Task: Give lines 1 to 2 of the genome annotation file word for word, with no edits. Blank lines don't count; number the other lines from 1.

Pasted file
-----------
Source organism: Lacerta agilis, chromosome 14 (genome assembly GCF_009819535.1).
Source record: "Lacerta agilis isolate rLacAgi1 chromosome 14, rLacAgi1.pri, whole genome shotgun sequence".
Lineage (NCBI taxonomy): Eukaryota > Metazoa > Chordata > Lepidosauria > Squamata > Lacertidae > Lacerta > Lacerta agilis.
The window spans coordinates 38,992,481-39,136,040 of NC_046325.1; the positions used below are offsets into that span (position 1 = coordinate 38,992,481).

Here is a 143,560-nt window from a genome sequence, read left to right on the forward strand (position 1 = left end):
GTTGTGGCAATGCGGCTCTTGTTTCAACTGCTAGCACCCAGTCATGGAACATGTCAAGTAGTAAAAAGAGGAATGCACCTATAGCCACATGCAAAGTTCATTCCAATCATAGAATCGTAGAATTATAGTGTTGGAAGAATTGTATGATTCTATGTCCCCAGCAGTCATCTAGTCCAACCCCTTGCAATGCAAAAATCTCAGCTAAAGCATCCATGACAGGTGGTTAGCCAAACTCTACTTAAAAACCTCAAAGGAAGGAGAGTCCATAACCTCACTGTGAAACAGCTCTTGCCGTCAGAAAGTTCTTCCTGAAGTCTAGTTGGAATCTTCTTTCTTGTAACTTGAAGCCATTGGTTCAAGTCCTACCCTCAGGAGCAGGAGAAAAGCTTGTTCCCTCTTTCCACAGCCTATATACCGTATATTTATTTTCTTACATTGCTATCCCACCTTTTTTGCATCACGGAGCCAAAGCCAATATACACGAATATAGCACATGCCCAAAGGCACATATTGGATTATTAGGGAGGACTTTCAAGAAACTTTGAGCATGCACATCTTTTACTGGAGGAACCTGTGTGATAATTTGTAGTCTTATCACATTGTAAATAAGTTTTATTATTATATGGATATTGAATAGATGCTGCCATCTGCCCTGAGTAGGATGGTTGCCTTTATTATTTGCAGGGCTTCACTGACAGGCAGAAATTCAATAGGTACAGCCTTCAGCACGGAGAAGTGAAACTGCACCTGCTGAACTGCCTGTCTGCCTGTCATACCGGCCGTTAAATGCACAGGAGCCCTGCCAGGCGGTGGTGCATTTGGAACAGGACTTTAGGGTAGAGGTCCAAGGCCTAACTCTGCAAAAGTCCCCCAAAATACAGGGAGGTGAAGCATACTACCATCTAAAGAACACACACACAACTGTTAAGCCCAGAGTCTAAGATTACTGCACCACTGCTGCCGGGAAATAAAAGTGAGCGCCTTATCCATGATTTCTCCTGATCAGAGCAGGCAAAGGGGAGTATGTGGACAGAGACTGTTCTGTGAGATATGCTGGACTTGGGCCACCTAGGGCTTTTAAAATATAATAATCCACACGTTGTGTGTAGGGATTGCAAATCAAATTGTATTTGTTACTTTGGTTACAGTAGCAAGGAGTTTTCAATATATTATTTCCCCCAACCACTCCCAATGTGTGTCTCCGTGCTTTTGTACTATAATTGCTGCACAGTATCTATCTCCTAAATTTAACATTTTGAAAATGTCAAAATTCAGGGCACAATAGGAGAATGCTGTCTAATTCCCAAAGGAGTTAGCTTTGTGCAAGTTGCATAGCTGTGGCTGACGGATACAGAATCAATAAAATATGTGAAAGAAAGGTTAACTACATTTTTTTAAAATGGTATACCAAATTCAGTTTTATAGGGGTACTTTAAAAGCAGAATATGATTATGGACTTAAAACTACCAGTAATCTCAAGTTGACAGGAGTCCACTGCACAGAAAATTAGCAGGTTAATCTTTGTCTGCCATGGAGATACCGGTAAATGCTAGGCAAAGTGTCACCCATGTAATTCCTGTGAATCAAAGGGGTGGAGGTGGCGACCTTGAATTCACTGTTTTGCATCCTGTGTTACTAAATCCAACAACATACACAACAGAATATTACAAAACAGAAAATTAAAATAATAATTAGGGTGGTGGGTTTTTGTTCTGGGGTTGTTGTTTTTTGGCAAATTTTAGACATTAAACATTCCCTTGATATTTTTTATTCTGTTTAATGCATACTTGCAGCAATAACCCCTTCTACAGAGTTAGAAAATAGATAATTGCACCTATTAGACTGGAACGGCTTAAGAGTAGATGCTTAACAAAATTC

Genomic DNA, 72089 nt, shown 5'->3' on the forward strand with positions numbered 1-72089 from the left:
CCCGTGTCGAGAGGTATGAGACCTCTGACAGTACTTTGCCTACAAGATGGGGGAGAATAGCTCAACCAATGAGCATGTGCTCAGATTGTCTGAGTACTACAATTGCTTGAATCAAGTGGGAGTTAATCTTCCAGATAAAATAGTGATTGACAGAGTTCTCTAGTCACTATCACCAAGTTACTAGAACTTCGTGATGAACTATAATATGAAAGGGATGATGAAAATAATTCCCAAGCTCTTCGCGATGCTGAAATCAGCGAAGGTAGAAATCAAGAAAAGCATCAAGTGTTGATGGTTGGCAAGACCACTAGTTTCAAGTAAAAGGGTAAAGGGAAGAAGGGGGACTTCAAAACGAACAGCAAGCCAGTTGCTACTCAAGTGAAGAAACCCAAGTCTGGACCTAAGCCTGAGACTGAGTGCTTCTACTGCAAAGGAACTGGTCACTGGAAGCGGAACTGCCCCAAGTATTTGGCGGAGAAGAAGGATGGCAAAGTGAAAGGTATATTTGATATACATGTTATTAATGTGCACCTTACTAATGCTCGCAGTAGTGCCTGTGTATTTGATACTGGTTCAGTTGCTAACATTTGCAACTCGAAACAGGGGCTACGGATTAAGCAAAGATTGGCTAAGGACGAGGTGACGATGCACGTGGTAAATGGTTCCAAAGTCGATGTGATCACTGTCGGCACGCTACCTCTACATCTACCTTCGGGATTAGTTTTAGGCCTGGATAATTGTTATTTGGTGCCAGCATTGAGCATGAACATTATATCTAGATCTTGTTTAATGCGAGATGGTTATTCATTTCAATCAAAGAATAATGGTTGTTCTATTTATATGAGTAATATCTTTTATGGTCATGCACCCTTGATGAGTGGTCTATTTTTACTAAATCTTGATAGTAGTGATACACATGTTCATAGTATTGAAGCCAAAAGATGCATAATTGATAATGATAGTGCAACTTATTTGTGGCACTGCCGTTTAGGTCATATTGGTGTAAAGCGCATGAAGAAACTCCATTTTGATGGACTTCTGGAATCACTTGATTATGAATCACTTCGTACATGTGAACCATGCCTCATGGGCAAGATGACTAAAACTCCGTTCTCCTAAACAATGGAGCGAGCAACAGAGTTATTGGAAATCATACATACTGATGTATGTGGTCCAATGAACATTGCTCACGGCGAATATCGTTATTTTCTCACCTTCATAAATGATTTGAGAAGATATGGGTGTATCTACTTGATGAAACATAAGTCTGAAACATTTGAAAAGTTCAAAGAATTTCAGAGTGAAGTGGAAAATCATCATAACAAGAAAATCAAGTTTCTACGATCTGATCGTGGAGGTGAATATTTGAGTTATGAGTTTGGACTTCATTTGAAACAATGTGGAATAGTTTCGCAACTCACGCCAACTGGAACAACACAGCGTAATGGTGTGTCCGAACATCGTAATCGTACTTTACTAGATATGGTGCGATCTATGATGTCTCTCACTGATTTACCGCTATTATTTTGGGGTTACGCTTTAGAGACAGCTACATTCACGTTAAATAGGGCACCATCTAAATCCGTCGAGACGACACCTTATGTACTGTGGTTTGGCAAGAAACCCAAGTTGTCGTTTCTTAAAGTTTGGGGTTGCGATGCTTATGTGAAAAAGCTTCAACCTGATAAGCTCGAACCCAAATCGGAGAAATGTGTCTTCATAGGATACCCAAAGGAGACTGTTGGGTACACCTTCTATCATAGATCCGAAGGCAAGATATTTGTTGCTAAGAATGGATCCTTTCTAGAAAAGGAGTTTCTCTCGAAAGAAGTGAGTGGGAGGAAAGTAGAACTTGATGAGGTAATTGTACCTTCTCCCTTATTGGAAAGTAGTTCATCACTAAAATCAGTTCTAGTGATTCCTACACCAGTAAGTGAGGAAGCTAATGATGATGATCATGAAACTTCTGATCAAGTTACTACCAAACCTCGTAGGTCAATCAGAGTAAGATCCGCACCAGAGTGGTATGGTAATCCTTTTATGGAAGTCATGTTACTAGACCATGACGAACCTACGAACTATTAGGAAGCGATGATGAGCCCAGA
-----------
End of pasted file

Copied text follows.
Source organism: Lacerta agilis, chromosome 14 (genome assembly GCF_009819535.1).
Source record: "Lacerta agilis isolate rLacAgi1 chromosome 14, rLacAgi1.pri, whole genome shotgun sequence".